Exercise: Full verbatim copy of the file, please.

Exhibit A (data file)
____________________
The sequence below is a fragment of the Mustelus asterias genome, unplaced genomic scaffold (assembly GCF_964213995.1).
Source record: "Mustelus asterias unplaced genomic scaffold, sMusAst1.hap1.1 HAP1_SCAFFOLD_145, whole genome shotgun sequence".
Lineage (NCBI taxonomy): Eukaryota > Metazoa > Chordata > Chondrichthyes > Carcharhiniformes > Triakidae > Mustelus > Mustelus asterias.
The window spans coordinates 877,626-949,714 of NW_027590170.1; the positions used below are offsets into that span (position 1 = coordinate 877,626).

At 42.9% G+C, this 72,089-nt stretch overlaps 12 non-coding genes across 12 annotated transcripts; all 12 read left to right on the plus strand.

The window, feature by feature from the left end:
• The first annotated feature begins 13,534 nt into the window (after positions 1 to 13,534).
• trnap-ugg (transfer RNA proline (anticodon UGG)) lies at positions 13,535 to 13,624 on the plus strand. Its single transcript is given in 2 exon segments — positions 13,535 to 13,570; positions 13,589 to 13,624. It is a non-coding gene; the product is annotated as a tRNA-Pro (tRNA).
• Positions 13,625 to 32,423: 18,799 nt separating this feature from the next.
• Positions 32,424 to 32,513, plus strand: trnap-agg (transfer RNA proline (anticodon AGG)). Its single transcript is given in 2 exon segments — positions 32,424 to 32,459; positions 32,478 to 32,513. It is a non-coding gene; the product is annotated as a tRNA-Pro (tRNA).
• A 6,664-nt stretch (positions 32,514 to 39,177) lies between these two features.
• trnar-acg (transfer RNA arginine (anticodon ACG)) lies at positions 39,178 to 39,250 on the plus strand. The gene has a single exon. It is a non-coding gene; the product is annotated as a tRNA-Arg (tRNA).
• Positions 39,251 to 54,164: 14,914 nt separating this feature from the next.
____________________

The sequence below is a fragment of the Mustelus asterias genome, unplaced genomic scaffold (assembly GCF_964213995.1).
Source record: "Mustelus asterias unplaced genomic scaffold, sMusAst1.hap1.1 HAP1_SCAFFOLD_145, whole genome shotgun sequence".
Lineage (NCBI taxonomy): Eukaryota > Metazoa > Chordata > Chondrichthyes > Carcharhiniformes > Triakidae > Mustelus > Mustelus asterias.
The window spans coordinates 877,626-949,714 of NW_027590170.1; the positions used below are offsets into that span (position 1 = coordinate 877,626).

At 42.9% G+C, this 72,089-nt stretch overlaps 12 non-coding genes across 12 annotated transcripts; all 12 read left to right on the plus strand.

The window, feature by feature from the left end:
• The first annotated feature begins 13,534 nt into the window (after positions 1 to 13,534).
• trnap-ugg (transfer RNA proline (anticodon UGG)) lies at positions 13,535 to 13,624 on the plus strand. Its single transcript is given in 2 exon segments — positions 13,535 to 13,570; positions 13,589 to 13,624. It is a non-coding gene; the product is annotated as a tRNA-Pro (tRNA).
• Positions 13,625 to 32,423: 18,799 nt separating this feature from the next.
• Positions 32,424 to 32,513, plus strand: trnap-agg (transfer RNA proline (anticodon AGG)). Its single transcript is given in 2 exon segments — positions 32,424 to 32,459; positions 32,478 to 32,513. It is a non-coding gene; the product is annotated as a tRNA-Pro (tRNA).
• A 6,664-nt stretch (positions 32,514 to 39,177) lies between these two features.
• trnar-acg (transfer RNA arginine (anticodon ACG)) lies at positions 39,178 to 39,250 on the plus strand. The gene has a single exon. It is a non-coding gene; the product is annotated as a tRNA-Arg (tRNA).
• Positions 39,251 to 54,164: 14,914 nt separating this feature from the next.